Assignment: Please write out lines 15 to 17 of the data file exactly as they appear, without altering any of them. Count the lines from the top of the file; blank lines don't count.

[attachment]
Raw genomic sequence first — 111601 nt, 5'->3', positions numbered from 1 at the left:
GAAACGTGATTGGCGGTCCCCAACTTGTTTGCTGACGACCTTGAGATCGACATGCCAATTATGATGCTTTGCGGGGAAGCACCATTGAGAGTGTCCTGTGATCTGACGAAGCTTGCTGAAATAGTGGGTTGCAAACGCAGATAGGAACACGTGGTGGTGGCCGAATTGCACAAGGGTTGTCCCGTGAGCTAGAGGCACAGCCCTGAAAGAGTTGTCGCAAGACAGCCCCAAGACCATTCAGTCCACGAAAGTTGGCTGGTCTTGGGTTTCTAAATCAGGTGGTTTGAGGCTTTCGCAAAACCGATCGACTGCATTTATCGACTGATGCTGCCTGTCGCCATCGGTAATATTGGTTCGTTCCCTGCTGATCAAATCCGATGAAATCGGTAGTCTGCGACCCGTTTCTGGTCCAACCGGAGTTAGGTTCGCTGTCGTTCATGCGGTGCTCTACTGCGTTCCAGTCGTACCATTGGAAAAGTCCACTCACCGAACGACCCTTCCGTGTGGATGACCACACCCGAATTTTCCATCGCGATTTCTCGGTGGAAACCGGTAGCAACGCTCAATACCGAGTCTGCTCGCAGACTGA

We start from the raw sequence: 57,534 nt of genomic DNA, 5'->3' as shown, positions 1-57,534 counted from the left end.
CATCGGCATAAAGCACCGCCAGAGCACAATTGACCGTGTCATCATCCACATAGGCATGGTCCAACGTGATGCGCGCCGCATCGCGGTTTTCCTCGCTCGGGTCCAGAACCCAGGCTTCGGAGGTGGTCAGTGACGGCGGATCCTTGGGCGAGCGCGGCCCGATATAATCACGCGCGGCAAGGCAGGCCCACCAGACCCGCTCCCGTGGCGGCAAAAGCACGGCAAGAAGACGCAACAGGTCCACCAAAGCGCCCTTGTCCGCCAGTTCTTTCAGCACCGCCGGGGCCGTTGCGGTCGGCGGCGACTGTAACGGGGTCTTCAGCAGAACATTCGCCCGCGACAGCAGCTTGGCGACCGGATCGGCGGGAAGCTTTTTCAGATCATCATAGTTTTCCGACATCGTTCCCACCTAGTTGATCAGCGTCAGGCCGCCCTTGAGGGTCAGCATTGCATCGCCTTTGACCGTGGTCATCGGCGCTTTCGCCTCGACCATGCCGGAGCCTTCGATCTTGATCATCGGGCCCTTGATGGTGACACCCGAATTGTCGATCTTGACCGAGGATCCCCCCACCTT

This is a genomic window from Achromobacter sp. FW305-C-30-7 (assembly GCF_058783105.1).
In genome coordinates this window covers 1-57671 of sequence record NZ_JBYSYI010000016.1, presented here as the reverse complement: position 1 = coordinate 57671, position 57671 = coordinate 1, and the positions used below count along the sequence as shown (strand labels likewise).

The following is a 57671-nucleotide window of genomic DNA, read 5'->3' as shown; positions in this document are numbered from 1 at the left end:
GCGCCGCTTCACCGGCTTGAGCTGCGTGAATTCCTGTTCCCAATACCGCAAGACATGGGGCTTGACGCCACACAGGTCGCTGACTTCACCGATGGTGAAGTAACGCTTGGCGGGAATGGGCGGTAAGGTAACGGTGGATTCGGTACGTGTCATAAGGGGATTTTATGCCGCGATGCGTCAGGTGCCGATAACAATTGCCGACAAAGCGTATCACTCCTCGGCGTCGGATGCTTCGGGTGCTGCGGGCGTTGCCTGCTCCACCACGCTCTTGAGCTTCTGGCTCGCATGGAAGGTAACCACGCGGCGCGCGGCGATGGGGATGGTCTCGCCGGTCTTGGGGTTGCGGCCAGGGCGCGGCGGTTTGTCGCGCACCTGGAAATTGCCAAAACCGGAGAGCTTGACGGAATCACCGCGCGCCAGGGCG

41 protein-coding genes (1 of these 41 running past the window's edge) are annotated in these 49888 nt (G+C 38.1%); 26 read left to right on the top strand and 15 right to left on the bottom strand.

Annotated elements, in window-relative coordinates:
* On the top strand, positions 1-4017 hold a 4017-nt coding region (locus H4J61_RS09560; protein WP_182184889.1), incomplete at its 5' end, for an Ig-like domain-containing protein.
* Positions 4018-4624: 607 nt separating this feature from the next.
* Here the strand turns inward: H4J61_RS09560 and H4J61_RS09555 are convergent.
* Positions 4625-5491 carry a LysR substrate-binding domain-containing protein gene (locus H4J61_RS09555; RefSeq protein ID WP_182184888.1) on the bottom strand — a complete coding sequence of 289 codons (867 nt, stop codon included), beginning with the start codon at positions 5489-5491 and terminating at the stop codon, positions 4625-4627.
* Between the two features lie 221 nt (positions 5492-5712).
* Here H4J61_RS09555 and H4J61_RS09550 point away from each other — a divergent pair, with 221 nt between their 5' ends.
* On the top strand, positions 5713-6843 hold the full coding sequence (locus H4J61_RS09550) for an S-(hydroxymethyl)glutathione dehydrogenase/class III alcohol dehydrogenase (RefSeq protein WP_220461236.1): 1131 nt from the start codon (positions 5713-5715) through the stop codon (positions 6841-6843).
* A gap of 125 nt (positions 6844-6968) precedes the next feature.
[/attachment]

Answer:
* Between the two features lie 221 nt (positions 5492-5712).
* Here H4J61_RS09555 and H4J61_RS09550 point away from each other — a divergent pair, with 221 nt between their 5' ends.
* On the top strand, positions 5713-6843 hold the full coding sequence (locus H4J61_RS09550) for an S-(hydroxymethyl)glutathione dehydrogenase/class III alcohol dehydrogenase (RefSeq protein WP_220461236.1): 1131 nt from the start codon (positions 5713-5715) through the stop codon (positions 6841-6843).